Over the lifetime of the nation, residents of the United States have used different methodologies to dispose of mortal remains after people pass on. During the first 100 years of the nation, little was done to prepare a body after death. The remains were bathed and dressed for viewing, but not embalmed. A body was buried or entombed in a crypt. During the Civil War era, embalming rapidly became standard practice in nearly all instances. By the 1980s, an increasing number of remains were cremated, the percentage of bodies cremated now hovering just over the 50% mark. In the past decade, Americans have started to more fully embrace a number of different ways in which to dispose of their remains after death. These alternate ways of remains disposition include:

  • Promession
  • Biodegradable caskets and burial shrouds
  • Green and woodland burials
  • Eternal reefs
  • Green embalming
  • Human composting


Promession is a relatively new process of addressing human remains following death. Promession involves the freeze drying of human remains. The first phase of promession is the initial freezing of remains to 0 degrees Fahrenheit. When that is accomplished, the remains are then placed in a vat filled with liquid nitrogen. The temperature in the vat drops to -320 degrees Fahrenheit. Whilst in the vat, a mechanical device vibrates the remains which results in the body disintegrating. The final part of the process is the placement of the remains in a vacuum chamber where the particles are freeze-dried, removing all remaining moisture. The remaining dry powder is placed in an urn or another desired receptacle.

Biodegradable Caskets and Burial Shrouds

Biodegradable caskets and burial shrouds are being used more frequently at this juncture of the 21st century. They are replacing hardwood and metal caskets. Biodegradable caskets or internment containers are made of materials that quickly breakdown when buried that include:

  • Bamboo
  • Banana leaves
  • Wicker
  • Seagrass

Burial shrouds are made from cloth that also breaks down relatively quickly when placed into the earth with human remains. 

Green and Woodland Burials

An extension of the use of biodegradable caskets and burial shrouds are green and woodland burials. There are a small number of cemeteries, including a few in California, that permit green burials on their premises. Green and woodland burials also take place outside the perimeters of cemeteries. The key is identifying specific locations where it is legally permissible to bury human remains.

When green or woodland burials are undertaken, the remains are not embalmed. In addition, a gravestone typically is not used. Indeed, modern-day technology is taking over and GPS is used to identify a green or woodland burial plot.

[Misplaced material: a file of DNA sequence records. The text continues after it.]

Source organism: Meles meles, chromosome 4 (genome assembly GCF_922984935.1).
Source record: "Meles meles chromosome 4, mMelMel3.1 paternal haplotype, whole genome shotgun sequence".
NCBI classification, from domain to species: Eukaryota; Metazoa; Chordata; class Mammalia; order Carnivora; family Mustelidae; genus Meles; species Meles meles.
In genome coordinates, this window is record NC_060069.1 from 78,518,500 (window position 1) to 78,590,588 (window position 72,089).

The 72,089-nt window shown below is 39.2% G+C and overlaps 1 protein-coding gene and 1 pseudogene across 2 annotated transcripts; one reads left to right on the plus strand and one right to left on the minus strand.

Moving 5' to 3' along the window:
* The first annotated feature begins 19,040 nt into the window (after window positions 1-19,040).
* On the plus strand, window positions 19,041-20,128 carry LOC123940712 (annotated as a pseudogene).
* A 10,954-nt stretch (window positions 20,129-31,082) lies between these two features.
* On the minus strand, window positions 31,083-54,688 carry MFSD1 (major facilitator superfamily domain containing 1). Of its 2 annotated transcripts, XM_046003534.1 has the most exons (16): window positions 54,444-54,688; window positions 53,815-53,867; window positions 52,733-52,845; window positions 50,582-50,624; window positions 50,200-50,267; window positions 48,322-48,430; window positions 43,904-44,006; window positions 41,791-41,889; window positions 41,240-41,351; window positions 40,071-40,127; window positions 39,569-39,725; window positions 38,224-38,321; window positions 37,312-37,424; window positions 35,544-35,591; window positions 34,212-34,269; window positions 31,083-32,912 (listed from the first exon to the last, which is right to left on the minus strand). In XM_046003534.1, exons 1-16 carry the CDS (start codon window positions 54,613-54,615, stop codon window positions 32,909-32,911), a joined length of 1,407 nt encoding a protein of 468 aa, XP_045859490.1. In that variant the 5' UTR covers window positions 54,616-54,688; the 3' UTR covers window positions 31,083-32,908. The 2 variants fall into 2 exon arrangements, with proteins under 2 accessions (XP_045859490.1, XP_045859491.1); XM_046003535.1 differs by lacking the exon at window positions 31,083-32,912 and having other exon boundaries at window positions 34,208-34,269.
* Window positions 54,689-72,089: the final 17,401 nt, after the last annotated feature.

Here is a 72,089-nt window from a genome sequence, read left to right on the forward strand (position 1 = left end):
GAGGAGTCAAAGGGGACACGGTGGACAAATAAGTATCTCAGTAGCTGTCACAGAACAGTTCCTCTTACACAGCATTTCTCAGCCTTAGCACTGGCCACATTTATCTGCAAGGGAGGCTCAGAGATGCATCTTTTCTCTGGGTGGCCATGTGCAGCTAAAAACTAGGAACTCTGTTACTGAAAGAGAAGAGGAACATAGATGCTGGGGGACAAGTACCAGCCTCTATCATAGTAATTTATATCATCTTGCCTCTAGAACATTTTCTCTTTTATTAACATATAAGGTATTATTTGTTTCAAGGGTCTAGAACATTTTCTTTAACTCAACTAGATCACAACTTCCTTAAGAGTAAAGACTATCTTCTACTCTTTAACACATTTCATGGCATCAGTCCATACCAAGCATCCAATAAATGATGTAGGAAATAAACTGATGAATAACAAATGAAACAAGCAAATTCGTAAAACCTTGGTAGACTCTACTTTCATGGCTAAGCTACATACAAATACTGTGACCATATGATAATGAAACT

Eternal Reefs

Human remains that have been subjected to cremation or promession are being incorporated into coral reefs. This is accomplished by inclusion of these types of human remains into what are known as “reef balls.” Reef balls are hollow and perforated spheres generally made of concrete. They are used to expand and restore coral reefs. 

Green Embalming

An alternative to chemical embalming is being used with a bit more regularity in this day and age. In fact, green embalming involves practices and procedures that have been used for thousands of years. 

Organic compounds are used in place of chemicals like formaldehyde to stave off decomposition for a relatively brief period of time. (Bear in mind that chemical embalming does not fully stop decomposition. Rather, it merely slows down decomposition.) Organic compounds used in green embalming include:

  • Pine oil
  • Juniper oil
  • Onion oil
  • Palm oil
  • Lichen resin
  • Oloeo gum
  • Beeswax
  • Cassia 
  • Bitumen
  • Myrrh

As a precursor to using these natural or green preservatives, the remains are washed in wine. In addition, frankincense is used to mask any odor that might be present during a viewing of remains or at a funeral or other type of ceremony. 

Bio Urns

A bio urn is one of the newer methods of disposing of human remains after death. Cremains and a tree seed are placed together in a biodegradable urn. The entire urn is planted. The seed germinates and grows into a tree, with the cremains being a part of the overall process.

Human Composting

Human composting is the newest method for addressing human remains after death. Human compositing remains in the development stage and has not yet been made fully available to the general public. Human composting is the brainchild of Recompose and the Urban Death Project. Recompose describes human composting in this way:

“(A)n alterative choice to cremation and conventional burial methods … Recomposition gently converts human remains into soil so that we can nourish a new life after we die.” 

The technology is operational for human composting. The process is being successfully undertaken on a smaller scale at this time. 

When considering alternative methods of disposing of human remains, Americans who choose such a course typically have one or another (or both) of a pair of considerations in mind. First, these people are looking for a means of disposing of mortal remains that is more environmentally friendly. Second, these individuals desire a means for remains disposition that is more affordable. The alternate means of body disposition discussed here are all environmentally more friendly than “traditional” burial practices involving embalming and a hardwood or metal casket. They are also more environmentally friendly than cremation. Moreover, some of these alternatives do provide a less expensive means of mortal remains disposition. In fact, at this time, promession and human compositing (as noted, human composting is not yet available to the general public) tend to be the only processes that currently cost more than cremation.